The coronavirus risk from voting should be roughly linear in this metric. If we predict that a U.S. state will have two coronavirus hospitalizations per day per 100,000 residents, then the risk of infection in that state would be approximately twice what it was in Wisconsin on April 7.
Reduce risk at polling places
Now that we have assessed the risk, how do we reduce it? Most important, we need to make sure that the coronavirus prevalence is reasonably low on Nov. 3.
Data from New York City and Seattle suggests that it takes approximately three weeks of social distancing to cut the number of new cases in half. This means that by mid-October, regardless of the state of the pandemic, governors and mayors should institute social distancing rules (require masks, disallow large gatherings, limit or prohibit indoor dining and drinking). Without a mid-October clampdown, we risk an unexpected COVID surge that would be inextinguishable before Election Day.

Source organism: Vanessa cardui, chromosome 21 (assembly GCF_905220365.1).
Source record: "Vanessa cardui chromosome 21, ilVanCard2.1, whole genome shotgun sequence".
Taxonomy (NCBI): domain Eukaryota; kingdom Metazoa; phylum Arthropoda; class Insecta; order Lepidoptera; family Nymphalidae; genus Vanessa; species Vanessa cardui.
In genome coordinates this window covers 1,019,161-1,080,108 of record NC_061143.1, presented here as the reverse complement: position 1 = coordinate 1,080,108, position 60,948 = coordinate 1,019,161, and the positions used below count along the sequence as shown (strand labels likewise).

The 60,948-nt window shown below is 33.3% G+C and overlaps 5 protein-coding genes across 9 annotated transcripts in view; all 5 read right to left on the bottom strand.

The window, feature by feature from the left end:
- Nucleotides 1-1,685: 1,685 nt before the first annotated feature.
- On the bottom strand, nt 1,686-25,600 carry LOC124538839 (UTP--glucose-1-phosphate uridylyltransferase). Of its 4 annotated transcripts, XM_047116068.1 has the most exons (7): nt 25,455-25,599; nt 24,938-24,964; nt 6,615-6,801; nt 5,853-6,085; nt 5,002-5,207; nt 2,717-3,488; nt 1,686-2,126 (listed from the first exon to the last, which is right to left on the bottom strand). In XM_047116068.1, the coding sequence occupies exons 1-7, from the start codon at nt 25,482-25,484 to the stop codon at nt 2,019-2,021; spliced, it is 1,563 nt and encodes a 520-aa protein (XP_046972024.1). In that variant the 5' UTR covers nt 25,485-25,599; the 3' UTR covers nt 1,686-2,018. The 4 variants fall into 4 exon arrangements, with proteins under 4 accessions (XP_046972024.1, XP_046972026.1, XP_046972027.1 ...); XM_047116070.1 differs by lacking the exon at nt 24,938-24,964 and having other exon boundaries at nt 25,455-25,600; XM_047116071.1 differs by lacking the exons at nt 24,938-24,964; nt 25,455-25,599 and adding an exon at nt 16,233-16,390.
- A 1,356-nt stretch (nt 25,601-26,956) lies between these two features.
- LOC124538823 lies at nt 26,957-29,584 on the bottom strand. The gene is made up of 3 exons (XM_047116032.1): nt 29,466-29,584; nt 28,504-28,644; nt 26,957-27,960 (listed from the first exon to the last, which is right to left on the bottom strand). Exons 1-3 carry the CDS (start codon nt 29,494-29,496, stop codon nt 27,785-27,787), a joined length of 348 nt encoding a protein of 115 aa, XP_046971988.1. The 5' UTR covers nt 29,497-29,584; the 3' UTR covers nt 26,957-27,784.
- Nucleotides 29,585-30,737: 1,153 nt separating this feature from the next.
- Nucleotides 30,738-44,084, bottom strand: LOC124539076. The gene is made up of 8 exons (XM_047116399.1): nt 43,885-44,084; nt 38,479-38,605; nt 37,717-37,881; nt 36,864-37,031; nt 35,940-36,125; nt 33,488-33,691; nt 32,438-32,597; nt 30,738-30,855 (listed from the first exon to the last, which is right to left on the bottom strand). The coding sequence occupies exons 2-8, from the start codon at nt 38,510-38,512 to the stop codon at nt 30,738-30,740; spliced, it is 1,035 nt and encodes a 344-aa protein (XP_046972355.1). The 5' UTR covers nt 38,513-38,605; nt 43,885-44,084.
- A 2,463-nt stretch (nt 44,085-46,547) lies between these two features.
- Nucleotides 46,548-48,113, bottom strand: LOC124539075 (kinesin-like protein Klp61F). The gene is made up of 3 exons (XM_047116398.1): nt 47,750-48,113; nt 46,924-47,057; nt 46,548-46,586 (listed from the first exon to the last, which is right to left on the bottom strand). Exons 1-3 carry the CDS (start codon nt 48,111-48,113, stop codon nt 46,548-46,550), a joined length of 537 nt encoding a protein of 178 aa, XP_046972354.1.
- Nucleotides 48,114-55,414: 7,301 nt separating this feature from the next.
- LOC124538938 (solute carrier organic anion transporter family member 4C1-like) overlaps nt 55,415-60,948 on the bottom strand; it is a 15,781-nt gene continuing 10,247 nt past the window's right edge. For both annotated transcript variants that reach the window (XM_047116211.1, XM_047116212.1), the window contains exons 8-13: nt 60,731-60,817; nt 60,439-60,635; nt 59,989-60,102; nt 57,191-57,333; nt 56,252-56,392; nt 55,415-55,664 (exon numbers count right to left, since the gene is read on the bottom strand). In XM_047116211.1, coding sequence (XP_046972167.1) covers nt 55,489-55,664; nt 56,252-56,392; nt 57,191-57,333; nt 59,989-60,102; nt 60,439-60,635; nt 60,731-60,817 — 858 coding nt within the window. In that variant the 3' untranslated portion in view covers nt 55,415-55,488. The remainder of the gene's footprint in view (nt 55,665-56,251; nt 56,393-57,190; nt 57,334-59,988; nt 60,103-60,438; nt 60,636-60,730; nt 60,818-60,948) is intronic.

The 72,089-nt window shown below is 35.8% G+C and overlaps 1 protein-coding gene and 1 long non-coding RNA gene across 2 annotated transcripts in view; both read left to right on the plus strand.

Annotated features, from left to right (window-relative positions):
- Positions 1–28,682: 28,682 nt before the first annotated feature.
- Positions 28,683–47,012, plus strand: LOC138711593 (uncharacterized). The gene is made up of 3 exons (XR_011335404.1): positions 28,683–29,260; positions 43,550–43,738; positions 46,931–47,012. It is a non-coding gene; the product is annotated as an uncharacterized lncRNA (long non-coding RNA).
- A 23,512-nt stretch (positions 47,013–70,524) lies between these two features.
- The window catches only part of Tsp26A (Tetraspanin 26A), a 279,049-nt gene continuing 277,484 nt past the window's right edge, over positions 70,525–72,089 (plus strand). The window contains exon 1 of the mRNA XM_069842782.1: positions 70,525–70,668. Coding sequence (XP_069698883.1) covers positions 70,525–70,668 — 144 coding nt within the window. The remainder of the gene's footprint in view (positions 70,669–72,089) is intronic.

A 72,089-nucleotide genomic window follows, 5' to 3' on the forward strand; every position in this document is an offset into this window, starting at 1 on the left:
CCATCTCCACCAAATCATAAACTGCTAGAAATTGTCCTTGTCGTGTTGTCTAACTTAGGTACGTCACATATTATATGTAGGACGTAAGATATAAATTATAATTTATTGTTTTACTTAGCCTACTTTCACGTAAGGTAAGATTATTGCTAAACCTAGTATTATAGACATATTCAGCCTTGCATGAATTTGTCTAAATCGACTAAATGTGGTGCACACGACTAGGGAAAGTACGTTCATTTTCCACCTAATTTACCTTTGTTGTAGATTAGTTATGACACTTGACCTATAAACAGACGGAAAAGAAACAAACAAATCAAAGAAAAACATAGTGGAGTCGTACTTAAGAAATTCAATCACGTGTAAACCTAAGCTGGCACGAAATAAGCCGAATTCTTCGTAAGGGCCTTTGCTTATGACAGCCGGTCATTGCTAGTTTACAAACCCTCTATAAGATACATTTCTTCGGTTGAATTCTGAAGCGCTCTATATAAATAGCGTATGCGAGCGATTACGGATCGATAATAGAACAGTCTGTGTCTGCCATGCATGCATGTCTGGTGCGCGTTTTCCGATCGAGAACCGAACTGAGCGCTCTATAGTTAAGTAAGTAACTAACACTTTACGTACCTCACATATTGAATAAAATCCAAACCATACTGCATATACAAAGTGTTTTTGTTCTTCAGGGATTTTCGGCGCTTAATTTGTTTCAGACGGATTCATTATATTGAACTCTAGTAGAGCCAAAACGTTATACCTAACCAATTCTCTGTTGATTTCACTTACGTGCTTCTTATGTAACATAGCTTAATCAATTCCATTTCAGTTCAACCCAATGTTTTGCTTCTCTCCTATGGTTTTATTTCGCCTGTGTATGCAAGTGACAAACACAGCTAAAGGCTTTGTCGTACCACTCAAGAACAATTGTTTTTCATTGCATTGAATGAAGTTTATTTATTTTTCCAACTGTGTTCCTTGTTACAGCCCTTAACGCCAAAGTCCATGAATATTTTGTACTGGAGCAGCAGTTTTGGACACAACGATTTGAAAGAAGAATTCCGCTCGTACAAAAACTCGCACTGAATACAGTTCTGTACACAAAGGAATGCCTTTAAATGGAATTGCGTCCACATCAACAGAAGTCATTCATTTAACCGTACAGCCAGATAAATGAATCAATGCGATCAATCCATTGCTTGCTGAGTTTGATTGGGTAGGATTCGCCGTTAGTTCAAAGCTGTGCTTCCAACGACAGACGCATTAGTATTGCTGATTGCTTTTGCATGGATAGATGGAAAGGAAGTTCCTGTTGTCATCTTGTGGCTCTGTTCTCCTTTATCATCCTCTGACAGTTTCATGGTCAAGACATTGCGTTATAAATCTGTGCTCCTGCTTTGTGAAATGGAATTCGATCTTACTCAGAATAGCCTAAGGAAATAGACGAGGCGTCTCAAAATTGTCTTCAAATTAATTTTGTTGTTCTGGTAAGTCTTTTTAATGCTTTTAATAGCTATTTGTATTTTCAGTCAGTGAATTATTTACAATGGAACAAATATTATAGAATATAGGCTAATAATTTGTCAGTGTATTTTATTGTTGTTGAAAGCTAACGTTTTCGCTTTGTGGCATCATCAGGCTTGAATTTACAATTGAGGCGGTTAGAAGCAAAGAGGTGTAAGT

Keep it simple, Democrats: Job One is making sure Americans can cast votes
Using best practices at the polls is imperative, as the Center for Disease Control and Prevention’s recent guidance on COVID-19 and elections lays out. For instance, as on April 7, give masks and latex gloves to poll workers, use isopropyl alcohol wipes to clean voting equipment, make hand sanitizer available to voters, require voters to use masks, and use painting tape and signs to facilitate social distancing.
In addition, every effort should be made to have enough poll workers, voting machines and polling places to keep waiting times short. Another way to reduce crowds is to offer off-peak and early in-person voting; the latter may require pushing forward the start of the clampdown to early October.
This election is too important to allow it to be hijacked by the coronavirus pandemic. Fortunately, we still have several months to make sure this does not happen. Voting can be made reasonably safe if we start preparing now. Our democracy depends on it.
Andrew B. Hall is a political science professor at Stanford University. Follow him on Twitter: @andrewbhall. Lawrence M. Wein is the Jeffrey S. Skoll Professor of Management Science at Stanford University’s Graduate School of Business.